By Claire Smith
Next semester, the University will establish its own on-campus testing lab for processing COVID-19 tests. The Sewanee Molecular Diagnostics Lab will be located in Spencer Hall and directed by Dr. Alyssa Summers, a faculty member in the biology department. The lab is expected to be operational by December, and will serve the smaller population of those who remain on campus over the two-month winter break. Summers and David Shipps, director of the Babson Center and acting vice president of risk management and institutional effectiveness, emphasized that the lab will be more efficient, more suited to the needs of the campus, and more cost-effective than the current testing system.
Every member of the Sewanee “bubble” has fallen into the familiar routine of weekly COVID-19 testing, where each person working or studying on campus journeys to the Fowler Center on their designated week day to submit a saliva sample. After samples are collected, they are driven to the Baylor Lab in Chattanooga, which works in partnership with the University through Summers and Dr. Clint Smith. While samples can be tested for COVID-19 relatively quickly at the Baylor Lab, they have to be driven over in large batches and are often tested hours after they have been collected on campus.
Next semester, samples can be taken from their collection site on campus straight to the testing lab in Spencer. Summers said that this process “gives us a more responsive timeframe” to get results back and request new samples if problems occur. The new lab will also use a different collection method called anterior nares, with self-administered nasal swabs that collect mucus “just inside of your nose.” These swabs avoid some of the sample problems Summers and Smith have experienced this semester, such as food or drink contaminating saliva samples, and they are expected to be more convenient and quicker to self-administer. While the administration of testing will change, Summers and Shipps emphasized that those remaining on campus next semester should still expect a similar schedule of regular weekly COVID testing through May.
Shipps said that “while partnering with Baylor Lab has been massively successful in many respects, due to [Dr. Summers] and Dr. Smith’s work,” those involved with COVID-19 strategies were excited about a new lab on campus. Summers said a key advantage of transitioning from working with a third party was the ability to prioritize campus concerns: “Having your own lab, you get to set your own priorities, and our priority is our Sewanee students, making sure that our campus stays happy and healthy.” Having control over its own lab will also allow more flexibility for the University as COVID conditions change. For example, as winter approaches and worries of seasonal flu grow, the new lab plans to test all samples for both COVID and flu.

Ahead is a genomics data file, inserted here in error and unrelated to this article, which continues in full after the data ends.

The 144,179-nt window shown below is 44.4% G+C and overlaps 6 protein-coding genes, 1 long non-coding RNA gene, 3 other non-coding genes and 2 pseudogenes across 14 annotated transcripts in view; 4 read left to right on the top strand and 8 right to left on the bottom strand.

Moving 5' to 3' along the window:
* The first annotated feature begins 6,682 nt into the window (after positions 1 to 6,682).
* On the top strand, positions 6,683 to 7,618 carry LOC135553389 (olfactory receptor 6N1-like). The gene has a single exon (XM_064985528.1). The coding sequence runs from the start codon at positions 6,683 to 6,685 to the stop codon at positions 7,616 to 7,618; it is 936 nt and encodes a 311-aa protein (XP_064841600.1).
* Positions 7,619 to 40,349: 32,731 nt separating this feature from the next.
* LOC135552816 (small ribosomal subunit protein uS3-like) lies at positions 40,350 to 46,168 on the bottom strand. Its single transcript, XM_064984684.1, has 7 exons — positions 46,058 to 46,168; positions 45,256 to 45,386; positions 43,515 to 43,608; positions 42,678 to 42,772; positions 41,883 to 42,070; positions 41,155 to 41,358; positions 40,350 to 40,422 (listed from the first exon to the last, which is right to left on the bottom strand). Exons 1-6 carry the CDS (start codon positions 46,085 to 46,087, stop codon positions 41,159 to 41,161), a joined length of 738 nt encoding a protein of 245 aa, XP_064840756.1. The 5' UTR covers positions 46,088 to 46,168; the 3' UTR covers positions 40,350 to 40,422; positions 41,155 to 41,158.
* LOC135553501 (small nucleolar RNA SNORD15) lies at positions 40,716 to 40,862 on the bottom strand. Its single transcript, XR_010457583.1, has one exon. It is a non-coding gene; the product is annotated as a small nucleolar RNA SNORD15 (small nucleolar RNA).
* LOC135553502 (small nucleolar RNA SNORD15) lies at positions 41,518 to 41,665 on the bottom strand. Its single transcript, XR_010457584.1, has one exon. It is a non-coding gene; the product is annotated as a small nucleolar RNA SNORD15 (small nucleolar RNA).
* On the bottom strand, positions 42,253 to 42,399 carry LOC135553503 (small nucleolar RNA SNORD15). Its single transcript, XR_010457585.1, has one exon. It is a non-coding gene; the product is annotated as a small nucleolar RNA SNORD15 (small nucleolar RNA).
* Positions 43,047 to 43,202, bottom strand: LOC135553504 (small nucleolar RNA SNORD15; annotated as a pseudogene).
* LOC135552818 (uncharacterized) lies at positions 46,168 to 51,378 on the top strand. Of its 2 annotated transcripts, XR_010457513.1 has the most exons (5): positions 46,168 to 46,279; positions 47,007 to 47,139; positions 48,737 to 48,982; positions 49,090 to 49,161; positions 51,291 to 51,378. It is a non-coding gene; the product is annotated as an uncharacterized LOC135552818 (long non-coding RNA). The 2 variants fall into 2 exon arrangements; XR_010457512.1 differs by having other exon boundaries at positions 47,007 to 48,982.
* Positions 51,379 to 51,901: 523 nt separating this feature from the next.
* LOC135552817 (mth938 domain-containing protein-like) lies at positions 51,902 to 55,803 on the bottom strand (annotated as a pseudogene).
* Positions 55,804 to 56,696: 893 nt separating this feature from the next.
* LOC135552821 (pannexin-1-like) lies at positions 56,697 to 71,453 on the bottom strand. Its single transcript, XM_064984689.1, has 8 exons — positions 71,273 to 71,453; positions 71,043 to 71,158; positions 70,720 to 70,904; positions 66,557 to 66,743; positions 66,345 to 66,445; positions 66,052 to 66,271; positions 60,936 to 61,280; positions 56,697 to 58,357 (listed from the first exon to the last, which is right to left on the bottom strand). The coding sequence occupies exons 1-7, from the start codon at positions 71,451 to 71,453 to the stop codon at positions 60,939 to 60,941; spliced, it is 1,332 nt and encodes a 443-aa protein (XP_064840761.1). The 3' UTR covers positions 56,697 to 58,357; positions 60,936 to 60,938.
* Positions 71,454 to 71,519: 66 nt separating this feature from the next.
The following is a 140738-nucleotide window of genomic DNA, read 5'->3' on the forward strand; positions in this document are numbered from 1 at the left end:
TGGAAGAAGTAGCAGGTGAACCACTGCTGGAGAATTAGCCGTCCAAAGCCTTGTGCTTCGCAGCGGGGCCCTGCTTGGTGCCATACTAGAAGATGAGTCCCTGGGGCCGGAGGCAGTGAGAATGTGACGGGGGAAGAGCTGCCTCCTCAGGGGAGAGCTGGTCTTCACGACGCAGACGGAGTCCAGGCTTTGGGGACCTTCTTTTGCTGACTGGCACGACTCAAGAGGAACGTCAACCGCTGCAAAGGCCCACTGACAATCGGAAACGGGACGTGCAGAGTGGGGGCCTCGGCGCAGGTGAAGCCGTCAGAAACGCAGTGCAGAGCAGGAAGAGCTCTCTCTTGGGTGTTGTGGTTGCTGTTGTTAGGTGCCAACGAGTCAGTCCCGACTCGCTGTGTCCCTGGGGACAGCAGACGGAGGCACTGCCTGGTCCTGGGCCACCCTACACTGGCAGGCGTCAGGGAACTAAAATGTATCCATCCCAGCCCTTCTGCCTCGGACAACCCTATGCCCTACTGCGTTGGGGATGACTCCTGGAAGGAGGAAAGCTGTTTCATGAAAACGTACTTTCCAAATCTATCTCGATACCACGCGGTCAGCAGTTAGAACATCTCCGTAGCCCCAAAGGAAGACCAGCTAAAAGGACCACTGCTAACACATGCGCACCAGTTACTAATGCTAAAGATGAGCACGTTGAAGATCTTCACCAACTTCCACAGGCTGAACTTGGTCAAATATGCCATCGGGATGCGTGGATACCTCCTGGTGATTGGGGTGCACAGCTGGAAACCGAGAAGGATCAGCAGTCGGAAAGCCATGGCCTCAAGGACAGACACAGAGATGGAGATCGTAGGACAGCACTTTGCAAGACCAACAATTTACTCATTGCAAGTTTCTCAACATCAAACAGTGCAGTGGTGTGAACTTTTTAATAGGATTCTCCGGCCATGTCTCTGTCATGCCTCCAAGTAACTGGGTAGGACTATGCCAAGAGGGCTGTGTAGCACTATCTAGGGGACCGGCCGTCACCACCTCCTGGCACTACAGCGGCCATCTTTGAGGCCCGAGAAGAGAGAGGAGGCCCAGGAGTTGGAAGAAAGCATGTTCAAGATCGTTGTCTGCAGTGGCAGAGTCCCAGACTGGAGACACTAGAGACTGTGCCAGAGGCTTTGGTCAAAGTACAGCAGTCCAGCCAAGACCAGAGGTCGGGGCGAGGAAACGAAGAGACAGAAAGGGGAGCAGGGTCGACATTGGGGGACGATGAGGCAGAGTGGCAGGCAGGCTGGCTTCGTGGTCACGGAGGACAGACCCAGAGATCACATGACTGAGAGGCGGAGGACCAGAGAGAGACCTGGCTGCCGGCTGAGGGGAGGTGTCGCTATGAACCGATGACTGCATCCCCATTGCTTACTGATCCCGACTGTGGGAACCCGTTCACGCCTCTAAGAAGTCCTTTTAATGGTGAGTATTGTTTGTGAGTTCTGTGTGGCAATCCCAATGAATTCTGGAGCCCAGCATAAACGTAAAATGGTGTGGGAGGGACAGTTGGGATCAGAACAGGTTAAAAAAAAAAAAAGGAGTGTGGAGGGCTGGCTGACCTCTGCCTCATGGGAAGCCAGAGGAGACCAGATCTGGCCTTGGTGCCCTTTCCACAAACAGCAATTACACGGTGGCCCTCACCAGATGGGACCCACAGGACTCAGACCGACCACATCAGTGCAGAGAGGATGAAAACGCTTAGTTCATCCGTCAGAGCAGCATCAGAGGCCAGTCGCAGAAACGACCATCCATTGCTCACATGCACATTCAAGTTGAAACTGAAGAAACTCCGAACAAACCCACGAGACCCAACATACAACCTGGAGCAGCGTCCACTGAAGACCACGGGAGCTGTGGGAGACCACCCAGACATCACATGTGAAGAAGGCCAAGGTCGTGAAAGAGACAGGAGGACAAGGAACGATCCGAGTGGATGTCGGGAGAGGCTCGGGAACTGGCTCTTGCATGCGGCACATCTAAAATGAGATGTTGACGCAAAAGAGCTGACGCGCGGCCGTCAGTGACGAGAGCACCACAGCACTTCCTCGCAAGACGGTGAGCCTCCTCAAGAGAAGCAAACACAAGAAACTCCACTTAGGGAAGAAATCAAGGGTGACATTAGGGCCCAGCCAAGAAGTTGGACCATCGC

The University has made on-campus learning and robust surveillance testing key to its approach to COVID, and to its public image. Shipps emphasized that only six percent of US universities perform widespread weekly testing. Even among its peer institutions in the Associated Colleges of the South, Sewanee fares well in its testing strategy, with most schools performing smaller-scale random testing or contact-trace testing. In-person engagement with the campus remains a major selling point both for keeping current students enrolled through the pandemic and attracting new students, which means efficient testing procedures are a top priority.
Shipps offered a “full acknowledgement that what we have done this semester has allowed us to be here right now… So if all of the current conditions remain the same when classes begin February 1, it is in our collective best interest to redeploy this testing strategy to go all the way through May.” However, widespread, weekly testing has been costly to the University, which has played a role in the 7 to 8 million dollar deficit. Shipps says an on-campus lab controlled by Sewanee faculty and tailored to the University’s smaller-scale operations will allow for more efficient testing while incurring fewer costs.
Shipps and Summers conceived of this lab not just as a temporary COVID provision, but as an asset to the University and the community that function beyond the pandemic. It will also test lab samples for the University Wellness Center for illnesses like strep, instead of sending them to a third-party testing site. In the future, the lab may also partner with community resources in Grundy and Franklin Counties, as well as provide internships and research opportunities for students interested in working in a clinical lab.